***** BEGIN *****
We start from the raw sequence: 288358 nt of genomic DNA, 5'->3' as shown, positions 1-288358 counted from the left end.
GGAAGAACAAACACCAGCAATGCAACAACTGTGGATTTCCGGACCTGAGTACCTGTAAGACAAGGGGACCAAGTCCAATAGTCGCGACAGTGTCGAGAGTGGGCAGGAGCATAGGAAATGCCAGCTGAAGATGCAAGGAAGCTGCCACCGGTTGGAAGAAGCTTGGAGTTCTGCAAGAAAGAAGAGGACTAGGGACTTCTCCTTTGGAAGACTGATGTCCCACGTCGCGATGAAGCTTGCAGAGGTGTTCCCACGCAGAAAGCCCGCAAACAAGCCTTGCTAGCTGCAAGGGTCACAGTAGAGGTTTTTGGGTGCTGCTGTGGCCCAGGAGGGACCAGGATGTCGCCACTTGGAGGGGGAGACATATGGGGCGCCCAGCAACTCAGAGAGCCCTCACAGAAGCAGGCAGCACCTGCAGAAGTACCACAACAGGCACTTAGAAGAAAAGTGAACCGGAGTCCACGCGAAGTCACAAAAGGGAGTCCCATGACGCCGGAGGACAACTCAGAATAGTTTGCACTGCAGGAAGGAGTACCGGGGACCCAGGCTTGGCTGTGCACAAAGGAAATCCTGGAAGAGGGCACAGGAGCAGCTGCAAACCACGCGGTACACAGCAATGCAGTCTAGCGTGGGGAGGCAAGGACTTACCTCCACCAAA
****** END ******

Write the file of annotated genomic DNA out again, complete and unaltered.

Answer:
We start from the raw sequence: 288358 nt of genomic DNA, 5'->3' as shown, positions 1-288358 counted from the left end.
GGAAGAACAAACACCAGCAATGCAACAACTGTGGATTTCCGGACCTGAGTACCTGTAAGACAAGGGGACCAAGTCCAATAGTCGCGACAGTGTCGAGAGTGGGCAGGAGCATAGGAAATGCCAGCTGAAGATGCAAGGAAGCTGCCACCGGTTGGAAGAAGCTTGGAGTTCTGCAAGAAAGAAGAGGACTAGGGACTTCTCCTTTGGAAGACTGATGTCCCACGTCGCGATGAAGCTTGCAGAGGTGTTCCCACGCAGAAAGCCCGCAAACAAGCCTTGCTAGCTGCAAGGGTCACAGTAGAGGTTTTTGGGTGCTGCTGTGGCCCAGGAGGGACCAGGATGTCGCCACTTGGAGGGGGAGACATATGGGGCGCCCAGCAACTCAGAGAGCCCTCACAGAAGCAGGCAGCACCTGCAGAAGTACCACAACAGGCACTTAGAAGAAAAGTGAACCGGAGTCCACGCGAAGTCACAAAAGGGAGTCCCATGACGCCGGAGGACAACTCAGAATAGTTTGCACTGCAGGAAGGAGTACCGGGGACCCAGGCTTGGCTGTGCACAAAGGAAATCCTGGAAGAGGGCACAGGAGCAGCTGCAAACCACGCGGTACACAGCAATGCAGTCTAGCGTGGGGAGGCAAGGACTTACCTCCACCAAA